After a decade of ill-tempered scrapping at the top of the Premiership, Arsene Wenger and Sir Alex Ferguson are finally agreed on something - Chelsea is too good for both Arsenal and Manchester United.
In a scoreless draw on Tuesday, both sides seemed agitated, worryingly lacking in cutting edge, devoid of the class or focused urgency that might have made them contenders.
The diminished importance of the game that has for a decade been the biggest in English football was evident in the lack of ferocity.
There may have been the odd outbreak of frustrated petulance in the second-half, but this was nothing to the bone-shuddering clashes of even a season ago.
But then, without Roy Keane and Patrick Vieira squaring up in the middle, it was never going to be.
That wasn't the only diversion from recent tradition.
Last year it was the physical treatment meted out to Jose Antonio Reyes at Old Trafford that was instrumental in derailing Arsenal's season, but Reyes was far more effective on Tuesday, chasing and harrying on the left of a midfield five, offering both an attacking threat and providing cover for Pascal Cygan.
Wenger, explaining his formation, said: "I felt I wanted to play with many offensive players and strengthen in the middle of the park when it is a physical battle."
Cristiano Ronaldo might have been expected to expose the makeshift left-back, but Cygan looked confident and assured in dealing with the Portuguese winger, although his propensity for gaffes almost cost Arsenal shortly before half time, Sol Campbell having to react sharply to snuff out the danger from a badly misplaced pass.
Ronaldo, in truth, had an evening to forget, frequently dribbling down blind alleys, and being subjected to a tirade from Wayne Rooney after he neglected a simple through ball to the 20-year-old for a wild slash at goal from 25 yards.
United's failure to cash in on a series of opportunities meant Jose Mourinho's men emerged from the packed festive schedule with a massive 13-point lead on their nearest rivals.
The gap to fifth-placed Arsenal is an incredible 24 and while no-one is prepared to hand the trophy over just yet, it appears both camps are resigned to the inevitable presentation ceremony at Stamford Bridge next spring.
"Chelsea's consistency is beyond us," said Ferguson.
"Eventually we hope to reach that level. We have a young team who will get better.
"You can see what is going to happen to us over the next two or three years and in the meantime we just keep going.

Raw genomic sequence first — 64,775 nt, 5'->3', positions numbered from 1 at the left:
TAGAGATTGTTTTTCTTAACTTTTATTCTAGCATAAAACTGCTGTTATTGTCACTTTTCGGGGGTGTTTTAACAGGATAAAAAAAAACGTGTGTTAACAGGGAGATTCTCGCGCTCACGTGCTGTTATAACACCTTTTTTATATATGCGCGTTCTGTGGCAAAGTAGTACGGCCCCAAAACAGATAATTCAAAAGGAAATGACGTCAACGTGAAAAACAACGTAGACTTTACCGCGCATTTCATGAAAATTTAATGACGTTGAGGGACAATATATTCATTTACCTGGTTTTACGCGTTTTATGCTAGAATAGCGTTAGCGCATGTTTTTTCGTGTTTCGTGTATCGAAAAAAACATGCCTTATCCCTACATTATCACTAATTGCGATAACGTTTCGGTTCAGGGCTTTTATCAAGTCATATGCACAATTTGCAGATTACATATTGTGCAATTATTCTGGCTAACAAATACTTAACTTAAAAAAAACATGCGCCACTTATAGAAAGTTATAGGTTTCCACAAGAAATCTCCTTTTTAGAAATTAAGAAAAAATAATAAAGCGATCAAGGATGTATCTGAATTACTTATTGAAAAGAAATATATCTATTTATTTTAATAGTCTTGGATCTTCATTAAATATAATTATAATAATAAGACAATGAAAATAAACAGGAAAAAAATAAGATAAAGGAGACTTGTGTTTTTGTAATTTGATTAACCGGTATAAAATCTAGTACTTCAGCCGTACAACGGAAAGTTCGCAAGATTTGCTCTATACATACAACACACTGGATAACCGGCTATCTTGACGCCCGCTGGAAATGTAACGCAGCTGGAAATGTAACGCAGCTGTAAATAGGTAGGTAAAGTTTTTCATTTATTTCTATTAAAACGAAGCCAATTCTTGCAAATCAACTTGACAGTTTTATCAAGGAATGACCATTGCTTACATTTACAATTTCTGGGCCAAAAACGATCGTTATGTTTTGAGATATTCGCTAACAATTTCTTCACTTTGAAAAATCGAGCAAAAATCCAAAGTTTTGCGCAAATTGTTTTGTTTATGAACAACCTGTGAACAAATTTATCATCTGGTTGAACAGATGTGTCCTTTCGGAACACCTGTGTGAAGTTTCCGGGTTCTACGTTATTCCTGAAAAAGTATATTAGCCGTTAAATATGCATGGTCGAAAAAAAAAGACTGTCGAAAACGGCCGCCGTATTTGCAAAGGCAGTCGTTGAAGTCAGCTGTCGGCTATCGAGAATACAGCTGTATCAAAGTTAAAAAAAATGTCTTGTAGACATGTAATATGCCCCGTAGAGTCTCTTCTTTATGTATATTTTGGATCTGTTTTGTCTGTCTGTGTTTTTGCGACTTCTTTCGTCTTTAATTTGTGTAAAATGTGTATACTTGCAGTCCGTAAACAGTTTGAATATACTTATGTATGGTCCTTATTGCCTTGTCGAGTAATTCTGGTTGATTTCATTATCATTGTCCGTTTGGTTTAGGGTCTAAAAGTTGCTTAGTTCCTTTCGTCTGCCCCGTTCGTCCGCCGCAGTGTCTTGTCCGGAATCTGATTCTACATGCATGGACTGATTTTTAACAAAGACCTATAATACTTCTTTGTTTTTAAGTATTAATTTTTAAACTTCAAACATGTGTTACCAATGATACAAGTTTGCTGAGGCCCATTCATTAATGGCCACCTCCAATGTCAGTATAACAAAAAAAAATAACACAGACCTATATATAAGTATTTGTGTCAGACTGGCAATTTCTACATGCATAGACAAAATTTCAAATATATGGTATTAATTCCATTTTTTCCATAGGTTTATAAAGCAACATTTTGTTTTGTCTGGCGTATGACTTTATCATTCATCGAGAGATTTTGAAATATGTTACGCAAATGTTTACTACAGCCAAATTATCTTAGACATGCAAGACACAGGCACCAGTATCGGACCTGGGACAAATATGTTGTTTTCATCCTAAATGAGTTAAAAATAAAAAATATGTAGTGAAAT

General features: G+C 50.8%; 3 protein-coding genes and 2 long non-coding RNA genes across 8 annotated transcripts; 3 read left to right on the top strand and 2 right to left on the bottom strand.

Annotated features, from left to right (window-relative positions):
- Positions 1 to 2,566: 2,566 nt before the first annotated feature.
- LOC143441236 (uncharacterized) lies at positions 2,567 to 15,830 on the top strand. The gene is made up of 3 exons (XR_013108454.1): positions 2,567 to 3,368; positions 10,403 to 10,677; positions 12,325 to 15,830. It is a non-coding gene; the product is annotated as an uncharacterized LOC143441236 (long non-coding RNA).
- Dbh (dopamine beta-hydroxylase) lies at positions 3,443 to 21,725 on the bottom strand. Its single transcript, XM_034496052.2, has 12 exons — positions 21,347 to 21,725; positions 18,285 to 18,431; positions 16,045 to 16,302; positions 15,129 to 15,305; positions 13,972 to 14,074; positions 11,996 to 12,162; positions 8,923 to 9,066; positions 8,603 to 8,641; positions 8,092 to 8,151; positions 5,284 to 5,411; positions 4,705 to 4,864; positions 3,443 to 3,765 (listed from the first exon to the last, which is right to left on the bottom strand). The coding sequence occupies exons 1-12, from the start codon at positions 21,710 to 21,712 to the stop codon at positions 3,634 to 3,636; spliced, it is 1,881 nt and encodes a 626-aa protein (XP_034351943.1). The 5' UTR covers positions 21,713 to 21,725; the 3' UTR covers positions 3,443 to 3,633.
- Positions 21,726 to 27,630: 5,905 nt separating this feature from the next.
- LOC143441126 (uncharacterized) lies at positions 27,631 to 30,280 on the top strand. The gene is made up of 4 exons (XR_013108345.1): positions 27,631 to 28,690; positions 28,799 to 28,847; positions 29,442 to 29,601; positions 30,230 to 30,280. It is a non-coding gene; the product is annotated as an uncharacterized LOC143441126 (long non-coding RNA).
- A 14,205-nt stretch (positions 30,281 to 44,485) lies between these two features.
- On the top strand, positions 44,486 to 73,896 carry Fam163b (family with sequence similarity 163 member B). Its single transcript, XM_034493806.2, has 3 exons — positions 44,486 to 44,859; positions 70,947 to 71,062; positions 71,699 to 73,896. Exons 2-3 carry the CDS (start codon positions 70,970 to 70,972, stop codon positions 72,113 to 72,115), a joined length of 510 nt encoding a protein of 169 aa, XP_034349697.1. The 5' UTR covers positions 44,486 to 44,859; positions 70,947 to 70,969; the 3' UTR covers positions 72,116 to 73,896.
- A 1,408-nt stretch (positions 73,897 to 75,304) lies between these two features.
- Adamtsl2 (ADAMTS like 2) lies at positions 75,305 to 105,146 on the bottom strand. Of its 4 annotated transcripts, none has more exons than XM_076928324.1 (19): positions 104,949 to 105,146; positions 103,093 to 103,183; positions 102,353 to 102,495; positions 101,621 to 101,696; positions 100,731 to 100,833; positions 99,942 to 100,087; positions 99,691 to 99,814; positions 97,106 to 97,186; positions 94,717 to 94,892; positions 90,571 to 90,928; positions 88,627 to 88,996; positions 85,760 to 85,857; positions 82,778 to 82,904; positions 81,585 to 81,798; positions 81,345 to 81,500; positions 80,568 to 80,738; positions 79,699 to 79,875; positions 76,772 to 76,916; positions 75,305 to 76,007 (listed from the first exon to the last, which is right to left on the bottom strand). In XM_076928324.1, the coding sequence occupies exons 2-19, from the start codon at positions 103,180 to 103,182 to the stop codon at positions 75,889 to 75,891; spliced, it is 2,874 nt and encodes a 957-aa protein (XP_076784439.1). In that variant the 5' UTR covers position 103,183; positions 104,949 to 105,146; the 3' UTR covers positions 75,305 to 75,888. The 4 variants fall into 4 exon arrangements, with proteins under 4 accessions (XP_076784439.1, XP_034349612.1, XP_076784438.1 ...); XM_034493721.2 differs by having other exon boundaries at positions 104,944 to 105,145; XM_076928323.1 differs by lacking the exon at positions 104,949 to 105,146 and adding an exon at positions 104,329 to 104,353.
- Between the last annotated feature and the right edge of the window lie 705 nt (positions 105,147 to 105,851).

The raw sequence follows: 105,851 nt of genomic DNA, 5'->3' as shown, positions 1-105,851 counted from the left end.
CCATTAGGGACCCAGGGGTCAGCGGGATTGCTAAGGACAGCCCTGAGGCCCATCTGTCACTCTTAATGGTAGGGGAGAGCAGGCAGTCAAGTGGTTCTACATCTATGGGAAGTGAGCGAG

"We want to be the nearest team to Chelsea, just in case they have a Devon Loch moment and collapse. You never know what might happen."
The statement represents the nearest Ferguson is likely to come to an admission of defeat without actually making one - and Wenger is in total agreement.
"At the moment, with the number of points Chelsea have, Ferguson is right to say that," he said.
"Just now, we are not scoring enough goals and we are not ruthless enough.
"If you look at Chelsea, they have a mature team. All their players are between 25 and 30. They have power and a lot of self-belief," Wenger said.
Arsenal dominated the first half but it was United that created the game's best chances.
Cristiano Ronaldo blazed an excellent opportunity over a minute before the interval, while Ryan Giggs, Ruud van Nistelrooy and Gary Neville all might have converted after the interval.
The nearest either side came to winning was in stoppage time when Emmanuel Eboue booted Wes Brown's header off the line.
"We had the clearer chances and you would hope to take one of them because that would have won the game," said Ferguson.
For Arsenal, the upward curve may take longer to negotiate than for United and the need to keep hold of Thierry Henry is paramount to the side's chances of challenging for honors in the future.
But Wenger remains bullish and rejects Patrick Vieira's claim the Gunners are still suffering from his absence.
"I have said many times it took us time to get beyond the grieving process,"
"But I think we have recovered from that now and it is not a problem."
Arsenal was reduced to a number of half chances from which it never truly looked like breaking through United's stout defense.
But Henry did think referee Graham Poll denied the hosts a clear penalty when he turned away Gunners' protests over Gary Neville's second-half tackle on Cesc Fabregas.
"I don't want to cause an argument or create trouble but I thought it was a penalty," said the Arsenal skipper.
"With a bit of luck on our side, the referee would have given us the decision."
By the end, however, Henry cut a distant, almost disinterested figure, his frustration matching that of the crowd: neither of these sides is what it used to be.